If stress or anxiety starts to interfere with daily functioning or mood, it’s advisable to consult a mental health professional. They can provide additional coping tools and determine if an individual might be suffering from an anxiety disorder. These disorders differ from short-term feelings of anxiety in their severity and duration, often persisting for months and negatively impacting mood and daily activities.

According to the American Psychological Association (APA), 31% of Americans will have to confront an anxiety disorder at some point within their lifespan. Treatments for anxiety disorders can include psychotherapy, medication, or a combination of both. Cognitive behavioral therapy, or CBT, which focuses on changing maladaptive thought patterns related to anxiety, is one of the most widely used therapeutic approaches.

Five Methods to Release Worry in Under Five Minutes


Worry is an unwelcome companion for many. Whether it’s about work, relationships, or the myriad uncertainties of life, these nagging thoughts can be overwhelming. But what if you could release your concerns in under five minutes? It might sound too good to be true. Still, it’s entirely possible with a blend of psychology and mindfulness.

The best part about each of these science-backed techniques is that you can use them anytime, any place, and in under five minutes. 

1. Grounding Techniques

Grounding techniques are a set of strategies used to distract the mind from distressing thoughts and bring attention to the present moment. One popular method is the “5-4-3-2-1” technique:

  • 5: Identify five things you can see around you.
  • 4: Touch four things.
  • 3: Identify three sounds you can hear.
  • 2: Identify two things you can smell.
  • 1: Identify one thing you can taste.

Institutions like Harvard Medical School suggest that grounding techniques and similar exercises can help divert attention from distressing thoughts and anchor the mind in the present.

2. Deep Breathing to Release Worry

Deep breathing is more than just a relaxation technique; it’s a powerful tool to combat worry. When anxious or worried, our breathing becomes shallow. We can activate the parasympathetic nervous system by taking deep breaths, which promotes relaxation.

How to do deep breathing: 

Inhale deeply through your nose for a four-count, then hold the inhaled breath for a four-count. Finally, you will exhale slowly through your mouth for a count of six. Repeat this cycle for a few minutes.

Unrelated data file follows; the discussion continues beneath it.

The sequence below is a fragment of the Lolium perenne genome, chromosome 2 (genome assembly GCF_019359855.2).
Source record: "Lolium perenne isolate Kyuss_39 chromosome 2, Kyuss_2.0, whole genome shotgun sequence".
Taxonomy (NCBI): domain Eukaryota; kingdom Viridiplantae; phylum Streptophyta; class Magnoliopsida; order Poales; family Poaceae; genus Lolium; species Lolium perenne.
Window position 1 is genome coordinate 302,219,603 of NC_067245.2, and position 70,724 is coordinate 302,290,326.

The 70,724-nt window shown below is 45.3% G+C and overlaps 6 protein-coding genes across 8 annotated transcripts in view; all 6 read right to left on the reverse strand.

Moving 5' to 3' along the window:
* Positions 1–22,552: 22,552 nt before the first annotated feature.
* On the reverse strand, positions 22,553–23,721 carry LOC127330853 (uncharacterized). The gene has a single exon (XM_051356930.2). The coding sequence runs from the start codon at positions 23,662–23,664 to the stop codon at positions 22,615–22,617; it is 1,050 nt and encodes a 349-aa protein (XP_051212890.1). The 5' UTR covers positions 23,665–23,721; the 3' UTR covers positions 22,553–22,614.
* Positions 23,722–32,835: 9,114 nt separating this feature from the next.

An article from Michigan State University agrees that deep breathing exercises can reduce cortisol levels, the body’s primary stress hormone.

3. Reframe Your Thoughts

Cognitive restructuring, a core component of cognitive-behavioral therapy, involves identifying and challenging negative thought patterns. When you catch yourself worrying, ask yourself these questions:

  • Is this thought based on facts or assumptions?
  • What’s the worst that could happen? How likely is it?
  • Can I cope with the worst-case scenario?

By answering these questions, you may shift your perspective and reduce the intensity of your worries. Cognitive restructuring can significantly decrease anxiety levels.

4. Mindfulness Meditation

Mindfulness meditation is about observing your thoughts without judgment. It’s not about clearing your mind. Instead, it’s all about acknowledging your worries and letting them pass.

How to do mindfulness meditation:

Find a quiet spot, close your eyes, and focus on your breath. When your mind wanders (and without a doubt, it will), gently bring your attention back to your breathing.

Countless research shows how regular mindfulness meditation can reduce the brain’s worry pathways. Thus, it becomes a potent tool against those intrusive thoughts.

5. Visualize a Worry Box

Visualization is a powerful tool in psychology. Imagine a box in your mind. Whenever you have a worrying thought, visualize placing that thought in the box. At the end of the day, you can close the box and leave the worries alone. Or, you can toss them in the trash bin.

The Ohio Chapter of the American Academy of Pediatrics explains that this technique is highly effective in children. However, it’s also worth a try as an adult.


Final Thoughts on Learning to Release Worry in Under Five Minutes

Worry is a natural part of the human experience. But that does not mean it has to control your life. By incorporating these scientifically-backed techniques into your daily routine, you can release your worries in under five minutes. Remember, it’s not about eliminating worry but managing it. With practice and patience, a calmer mind is within your grasp.

Give it a try today – you have nothing to lose…but those nagging thoughts!